300 Progresso

A Progresso factory, most likely in New York.

Tricentennial Publication

Founder of Progresso, Giuseppe Uddo, arrived in New Orleans in 1907.

One of the success stories of the French Quarter is Progresso. The soup label started as a produce company in what was then called Little Palermo. Giuseppe Uddo came to New Orleans with his wife from Sicily. Uddo went to work for his brother-in-law’s food import business. When his brother-in-law returned to Italy, Uddo found a job with other relatives. When that business went bankrupt, Jacob Cusimano, who owned a macaroni factory in the Quarter, helped Uddo start his own business. Cusimano offered Uddo olives, cheeses and tomato paste, which Uddo relabeled. The business was soon thriving, with trucks and a warehouse on Decatur Street. He opened a grocery and just before World War I bought 3,000 cases of tomato paste from Italy. It proved to be a lucrative move as the paste was unavailable during the war.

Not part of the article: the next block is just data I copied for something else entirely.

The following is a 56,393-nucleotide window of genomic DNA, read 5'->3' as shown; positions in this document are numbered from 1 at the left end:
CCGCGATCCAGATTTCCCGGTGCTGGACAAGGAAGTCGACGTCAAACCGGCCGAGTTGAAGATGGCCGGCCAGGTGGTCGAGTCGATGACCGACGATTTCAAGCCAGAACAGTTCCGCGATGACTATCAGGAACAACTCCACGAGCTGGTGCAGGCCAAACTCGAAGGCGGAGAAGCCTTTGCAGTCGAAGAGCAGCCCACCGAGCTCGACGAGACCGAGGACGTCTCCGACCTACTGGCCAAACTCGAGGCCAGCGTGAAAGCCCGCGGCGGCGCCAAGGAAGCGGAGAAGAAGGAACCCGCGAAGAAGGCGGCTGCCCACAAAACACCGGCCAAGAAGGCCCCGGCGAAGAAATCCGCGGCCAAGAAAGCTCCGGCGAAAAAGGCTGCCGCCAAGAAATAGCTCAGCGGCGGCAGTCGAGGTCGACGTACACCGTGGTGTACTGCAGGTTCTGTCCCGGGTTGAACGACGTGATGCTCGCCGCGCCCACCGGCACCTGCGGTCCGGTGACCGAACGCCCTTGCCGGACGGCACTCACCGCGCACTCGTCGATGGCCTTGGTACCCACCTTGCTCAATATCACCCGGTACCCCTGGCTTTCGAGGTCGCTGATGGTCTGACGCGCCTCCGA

Because he didn’t want to continue to rely on the imported paste, he bought a factory in Riverdale Calif., owned by the New Orleans’ Vaccaros of the Standard Fruit Co. It was the first plant in the United States to make tomato paste. Before long, the paste was being sold throughout the United States.

The family and the business moved to New York in 1930 and partnered with the Taorminas, his cousins, and together the Uddo and Taormina Corp. created the Progresso label.